Four years ago, an entire floor collapsed in an old building in Geula, apparently following renovations not monitored by a hazardous building specialist. The structure was not inhabited due to the construction, but neighbors in nearby buildings –which were also built about a century ago – worry that next time things could end differently. A key obstacle to resolving the problem is that even if a dangerous structure is identified, options are limited. If the building is inhabited, the municipality can rarely, if ever, offer alternative housing solutions. A broad plan of urban renewal might be required in which projects of evacuation/ construction are carried out in neighborhoods with aging dangerous buildings (ensuring that those buildings classified for preservation are taken care of properly). In such a case, a major issue would be the financing.
“Most of the tenants living in these problematic buildings are elderly. They cannot even dream of participating in the costly process of structure consolidation and renovation. So at a certain point, it is evident that what is required here is public money – a lot of public money,” concludes the official.
THE ABOVE-MENTIONED cases are linked to the problem of old structures that do not meet today’s safety and quality standards. Another aspect is the use of the Pal-Kal method, which in the case of the Versailles Hall collapse proved to pose a real danger.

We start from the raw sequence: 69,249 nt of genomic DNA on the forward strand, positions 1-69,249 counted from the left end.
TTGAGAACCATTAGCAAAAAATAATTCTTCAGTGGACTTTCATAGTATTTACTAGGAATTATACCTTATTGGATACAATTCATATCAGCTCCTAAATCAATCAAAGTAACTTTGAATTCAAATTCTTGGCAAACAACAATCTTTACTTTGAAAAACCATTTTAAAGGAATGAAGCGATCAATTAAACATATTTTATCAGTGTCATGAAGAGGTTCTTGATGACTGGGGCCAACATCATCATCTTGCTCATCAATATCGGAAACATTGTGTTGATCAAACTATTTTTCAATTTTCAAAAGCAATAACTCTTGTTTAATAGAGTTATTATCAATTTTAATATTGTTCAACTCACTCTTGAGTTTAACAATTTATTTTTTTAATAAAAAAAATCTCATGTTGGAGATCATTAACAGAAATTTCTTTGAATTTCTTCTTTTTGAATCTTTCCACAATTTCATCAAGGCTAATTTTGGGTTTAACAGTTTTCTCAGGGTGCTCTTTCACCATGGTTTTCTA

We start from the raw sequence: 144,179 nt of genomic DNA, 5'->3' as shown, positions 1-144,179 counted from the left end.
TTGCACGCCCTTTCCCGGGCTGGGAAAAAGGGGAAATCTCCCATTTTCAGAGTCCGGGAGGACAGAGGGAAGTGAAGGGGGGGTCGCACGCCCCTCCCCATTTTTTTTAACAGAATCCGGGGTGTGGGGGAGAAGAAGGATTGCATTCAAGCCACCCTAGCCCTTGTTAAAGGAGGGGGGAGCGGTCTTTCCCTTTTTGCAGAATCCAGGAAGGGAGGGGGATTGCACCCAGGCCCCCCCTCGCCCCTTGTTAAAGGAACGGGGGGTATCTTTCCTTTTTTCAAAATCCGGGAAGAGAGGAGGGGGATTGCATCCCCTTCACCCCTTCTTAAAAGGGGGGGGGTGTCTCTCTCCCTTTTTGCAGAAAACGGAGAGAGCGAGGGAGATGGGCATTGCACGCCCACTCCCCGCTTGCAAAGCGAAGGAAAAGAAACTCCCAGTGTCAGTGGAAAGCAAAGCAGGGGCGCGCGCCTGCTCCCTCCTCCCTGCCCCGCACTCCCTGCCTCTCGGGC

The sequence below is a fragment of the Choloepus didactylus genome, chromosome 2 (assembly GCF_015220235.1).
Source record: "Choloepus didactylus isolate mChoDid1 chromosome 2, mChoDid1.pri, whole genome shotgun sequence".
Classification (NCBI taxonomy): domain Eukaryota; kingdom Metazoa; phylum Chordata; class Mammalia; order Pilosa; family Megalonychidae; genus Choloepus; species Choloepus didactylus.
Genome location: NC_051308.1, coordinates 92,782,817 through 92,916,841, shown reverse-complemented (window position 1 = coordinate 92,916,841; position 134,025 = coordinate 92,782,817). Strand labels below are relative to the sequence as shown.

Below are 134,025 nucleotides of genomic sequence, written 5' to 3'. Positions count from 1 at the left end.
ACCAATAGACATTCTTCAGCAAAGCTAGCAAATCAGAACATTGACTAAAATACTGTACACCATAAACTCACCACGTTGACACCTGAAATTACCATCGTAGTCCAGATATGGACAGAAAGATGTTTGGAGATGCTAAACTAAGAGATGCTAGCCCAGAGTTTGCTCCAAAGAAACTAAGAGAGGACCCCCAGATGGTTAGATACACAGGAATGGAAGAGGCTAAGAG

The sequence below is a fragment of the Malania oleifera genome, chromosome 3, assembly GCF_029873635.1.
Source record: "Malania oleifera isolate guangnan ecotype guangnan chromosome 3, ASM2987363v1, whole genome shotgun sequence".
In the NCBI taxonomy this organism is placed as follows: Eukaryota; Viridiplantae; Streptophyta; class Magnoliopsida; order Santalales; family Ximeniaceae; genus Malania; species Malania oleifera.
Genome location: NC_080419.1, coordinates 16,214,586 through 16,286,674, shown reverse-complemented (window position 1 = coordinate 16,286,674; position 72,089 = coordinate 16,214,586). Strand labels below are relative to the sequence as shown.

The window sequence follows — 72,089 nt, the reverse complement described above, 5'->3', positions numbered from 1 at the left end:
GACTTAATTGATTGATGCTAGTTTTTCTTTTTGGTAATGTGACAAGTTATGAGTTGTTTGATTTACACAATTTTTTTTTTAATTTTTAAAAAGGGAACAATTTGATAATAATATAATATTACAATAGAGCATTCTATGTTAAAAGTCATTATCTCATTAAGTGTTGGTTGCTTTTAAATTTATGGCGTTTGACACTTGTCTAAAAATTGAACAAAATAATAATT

The Versailles building has since been demolished, and a new building – mostly offices – has replaced it at 152 Bethlehem Road. Versailles owners Avraham Adi and Efraim Adiv were imprisoned, as was engineer Eli Ron, who invented the infamous Pal-Kal that failed so tragically in that case, along with three other engineers involved in the building’s construction. (A third owner of the hall, Uri Nisim, was sentenced to community service.)
Last year, the Jerusalem District Court ruled that the Harel Group had to reimburse the owners for the damages (NIS 7 million), a step the insurance company tried to evade all these years, claiming that since Pal-Kal was the reason for the floor’s collapse and not an “unpredictable accident,” they shouldn’t have to pay for it.